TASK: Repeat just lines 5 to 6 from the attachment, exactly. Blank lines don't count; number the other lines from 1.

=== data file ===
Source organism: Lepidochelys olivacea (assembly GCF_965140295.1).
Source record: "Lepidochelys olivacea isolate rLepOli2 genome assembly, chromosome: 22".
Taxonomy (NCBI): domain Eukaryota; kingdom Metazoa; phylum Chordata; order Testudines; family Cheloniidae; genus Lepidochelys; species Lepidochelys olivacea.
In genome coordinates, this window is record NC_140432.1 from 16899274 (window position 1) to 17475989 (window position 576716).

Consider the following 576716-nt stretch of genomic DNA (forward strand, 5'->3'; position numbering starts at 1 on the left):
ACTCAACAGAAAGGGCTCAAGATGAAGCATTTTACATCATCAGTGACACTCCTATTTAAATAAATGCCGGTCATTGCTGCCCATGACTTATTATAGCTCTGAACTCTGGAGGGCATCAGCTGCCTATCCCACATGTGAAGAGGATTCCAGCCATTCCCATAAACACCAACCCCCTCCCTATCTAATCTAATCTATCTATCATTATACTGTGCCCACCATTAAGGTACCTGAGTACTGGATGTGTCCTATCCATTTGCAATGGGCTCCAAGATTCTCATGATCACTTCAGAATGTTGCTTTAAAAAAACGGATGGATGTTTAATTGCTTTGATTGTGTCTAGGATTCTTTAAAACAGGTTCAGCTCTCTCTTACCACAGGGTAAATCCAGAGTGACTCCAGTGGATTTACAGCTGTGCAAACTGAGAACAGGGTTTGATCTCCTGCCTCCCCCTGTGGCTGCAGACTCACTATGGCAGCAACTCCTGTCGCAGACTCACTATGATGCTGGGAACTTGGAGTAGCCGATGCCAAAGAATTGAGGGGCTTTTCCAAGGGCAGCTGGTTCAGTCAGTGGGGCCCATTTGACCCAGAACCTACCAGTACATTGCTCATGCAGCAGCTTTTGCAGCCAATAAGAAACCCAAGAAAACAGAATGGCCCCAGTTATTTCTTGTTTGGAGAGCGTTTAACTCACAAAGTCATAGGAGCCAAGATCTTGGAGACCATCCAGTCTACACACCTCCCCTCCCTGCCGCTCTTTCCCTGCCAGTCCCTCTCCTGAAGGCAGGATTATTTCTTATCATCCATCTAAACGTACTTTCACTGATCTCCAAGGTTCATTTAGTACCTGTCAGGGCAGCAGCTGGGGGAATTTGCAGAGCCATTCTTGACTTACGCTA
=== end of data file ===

Consider the following 576716-nt stretch of genomic DNA (forward strand, 5'->3'; position numbering starts at 1 on the left):
ACTCAACAGAAAGGGCTCAAGATGAAGCATTTTACATCATCAGTGACACTCCTATTTAAATAAATGCCGGTCATTGCTGCCCATGACTTATTATAGCTCTGAACTCTGGAGGGCATCAGCTGCCTATCCCACATGTGAAGAGGATTCCAGCCATTCCCATAAACACCAACCCCCTCCCTATCTAATCTAATCTATCTATCATTATACTGTGCCCACCATTAAGGTACCTGAGTACTGGATGTGTCCTATCCATTTGCAATGGGCTCCAAGATTCTCATGATCACTTCAGAATGTTGCTTTAAAAAAACGGATGGATGTTTAATTGCTTTGATTGTGTCTAGGATTCTTTAAAACAGGTTCAGCTCTCTCTTACCACAGGGTAAATCCAGAGTGACTCCAGTGGATTTACAGCTGTGCAAACTGAGAACAGGGTTTGATCTCCTGCCTCCCCCTGTGGCTGCAGACTCACTATGGCAGCAACTCCTGTCGCAGACTCACTATGATGCTGGGAACTTGGAGTAGCCGATGCCAAAGAATTGAGGGGCTTTTCCAAGGGCAGCTGGTTCAGTCAGTGGGGCCCATTTGACCCAGAACCTACCAGTACATTGCTCATGCAGCAGCTTTTGCAGCCAATAAGAAACCCAAGAAAACAGAATGGCCCCAGTTATTTCTTGTTTGGAGAGCGTTTAACTCACAAAGTCATAGGAGCCAAGATCTTGGAGACCATCCAGTCTACACACCTCCCCTCCCTGCCGCTCTTTCCCTGCCAGTCCCTCTCCTGAAGGCAGGATTATTTCTTATCATCCATCTAAACGTACTTTCACTGATCTCCAAGGTTCATTTAGTACCTGTCAGGGCAGCAGCTGGGGGAATTTGCAGAGCCATTCTTGACTTACGCTA